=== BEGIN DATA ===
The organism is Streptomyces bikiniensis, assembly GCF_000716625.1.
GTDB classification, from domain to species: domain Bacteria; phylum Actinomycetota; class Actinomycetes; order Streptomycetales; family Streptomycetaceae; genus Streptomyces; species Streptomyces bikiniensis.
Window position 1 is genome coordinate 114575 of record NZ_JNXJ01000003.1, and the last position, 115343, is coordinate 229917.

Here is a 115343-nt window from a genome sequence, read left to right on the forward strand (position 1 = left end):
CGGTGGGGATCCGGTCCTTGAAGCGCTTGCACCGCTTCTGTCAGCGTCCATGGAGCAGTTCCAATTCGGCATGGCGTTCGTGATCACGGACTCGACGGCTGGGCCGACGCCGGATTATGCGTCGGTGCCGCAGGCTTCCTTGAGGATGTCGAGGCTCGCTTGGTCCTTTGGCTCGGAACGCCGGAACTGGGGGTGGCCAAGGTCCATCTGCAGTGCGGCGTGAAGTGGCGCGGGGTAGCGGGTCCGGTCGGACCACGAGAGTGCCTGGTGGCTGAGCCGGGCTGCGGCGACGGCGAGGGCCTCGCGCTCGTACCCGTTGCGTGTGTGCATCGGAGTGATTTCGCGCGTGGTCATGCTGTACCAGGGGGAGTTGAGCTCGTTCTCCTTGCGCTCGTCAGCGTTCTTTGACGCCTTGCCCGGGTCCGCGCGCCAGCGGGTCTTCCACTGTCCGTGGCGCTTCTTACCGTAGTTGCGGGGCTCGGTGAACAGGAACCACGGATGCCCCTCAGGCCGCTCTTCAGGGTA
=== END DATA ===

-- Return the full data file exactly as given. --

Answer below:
The organism is Streptomyces bikiniensis, assembly GCF_000716625.1.
GTDB classification, from domain to species: domain Bacteria; phylum Actinomycetota; class Actinomycetes; order Streptomycetales; family Streptomycetaceae; genus Streptomyces; species Streptomyces bikiniensis.
Window position 1 is genome coordinate 114575 of record NZ_JNXJ01000003.1, and the last position, 115343, is coordinate 229917.

Here is a 115343-nt window from a genome sequence, read left to right on the forward strand (position 1 = left end):
CGGTGGGGATCCGGTCCTTGAAGCGCTTGCACCGCTTCTGTCAGCGTCCATGGAGCAGTTCCAATTCGGCATGGCGTTCGTGATCACGGACTCGACGGCTGGGCCGACGCCGGATTATGCGTCGGTGCCGCAGGCTTCCTTGAGGATGTCGAGGCTCGCTTGGTCCTTTGGCTCGGAACGCCGGAACTGGGGGTGGCCAAGGTCCATCTGCAGTGCGGCGTGAAGTGGCGCGGGGTAGCGGGTCCGGTCGGACCACGAGAGTGCCTGGTGGCTGAGCCGGGCTGCGGCGACGGCGAGGGCCTCGCGCTCGTACCCGTTGCGTGTGTGCATCGGAGTGATTTCGCGCGTGGTCATGCTGTACCAGGGGGAGTTGAGCTCGTTCTCCTTGCGCTCGTCAGCGTTCTTTGACGCCTTGCCCGGGTCCGCGCGCCAGCGGGTCTTCCACTGTCCGTGGCGCTTCTTACCGTAGTTGCGGGGCTCGGTGAACAGGAACCACGGATGCCCCTCAGGCCGCTCTTCAGGGTA